On the other hand was first of all an equally small nucleus of thinking men whose respect for the law, merely as law, was not so profound; men who were, reluctantly, willing to admit that when law completely broke down in encompassing justice, individualism was justified in stepping in. Behind them was a vast body of more or less unthinking men who recognized the indubitable facts that the law had become a farce, that justice had degenerated to tricks, and who were, therefore, instinctively against law, lawyers, and everybody who had anything to do with them.
Strangely enough this made for lawlessness on both sides. Those who believed in "law and order" committed crime or misdemeanour or mere injustice, sure of escape through some technicality. Those who distrusted courts administered justice illegally with their own hands! Nor was this merely in theory. San Francisco at that time was undoubtedly the most corrupt and lawless city in the world. Street shootings, duels, robberies, ballot-box stuffing, bribery, all the crimes traceable to a supine police and venal or technical courts were actually so commonplace as to command but two or three lines in the daily papers. Justice was completely smothered under technicalities and delays.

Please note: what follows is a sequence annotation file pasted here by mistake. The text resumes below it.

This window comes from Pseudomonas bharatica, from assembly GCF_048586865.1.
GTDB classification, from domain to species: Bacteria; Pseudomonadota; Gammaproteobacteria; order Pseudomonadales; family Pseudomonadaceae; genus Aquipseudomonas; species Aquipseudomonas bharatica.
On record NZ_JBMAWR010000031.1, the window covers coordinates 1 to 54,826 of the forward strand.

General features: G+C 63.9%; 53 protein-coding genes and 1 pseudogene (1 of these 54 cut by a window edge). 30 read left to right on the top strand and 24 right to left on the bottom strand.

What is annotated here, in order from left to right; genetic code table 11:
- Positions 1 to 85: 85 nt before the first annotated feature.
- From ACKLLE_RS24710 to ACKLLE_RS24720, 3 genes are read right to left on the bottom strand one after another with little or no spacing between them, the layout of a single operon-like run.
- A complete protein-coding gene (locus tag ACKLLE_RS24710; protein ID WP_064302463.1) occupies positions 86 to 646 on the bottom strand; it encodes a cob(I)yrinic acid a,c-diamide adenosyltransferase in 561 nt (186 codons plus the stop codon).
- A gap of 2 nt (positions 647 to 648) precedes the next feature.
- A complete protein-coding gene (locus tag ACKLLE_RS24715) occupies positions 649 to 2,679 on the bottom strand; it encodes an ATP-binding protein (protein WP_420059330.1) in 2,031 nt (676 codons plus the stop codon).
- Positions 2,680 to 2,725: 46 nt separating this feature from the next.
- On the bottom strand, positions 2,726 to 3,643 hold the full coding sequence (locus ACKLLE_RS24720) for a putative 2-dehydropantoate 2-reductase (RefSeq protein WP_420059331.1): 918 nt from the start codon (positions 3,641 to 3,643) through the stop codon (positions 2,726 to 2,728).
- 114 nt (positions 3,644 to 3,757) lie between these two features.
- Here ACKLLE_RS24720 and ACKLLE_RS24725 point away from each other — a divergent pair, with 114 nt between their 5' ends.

The situation would have been intolerable to any people less busy than the people of that time. For political corruption in a vigorous body politic is not, as pessimists would have us believer an indication of incipient decay, but only an indication that a busy people are willing to pay that price to be left alone, to be relieved of the administration of their public affairs, When they get less busy, or the price in corruption becomes too high, then they refuse to pay. The price Francisco was paying becoming very high, not only in money, but in other and spiritual things. She could still afford to pay it; but at the least pressure she would no longer afford it. Then she would act.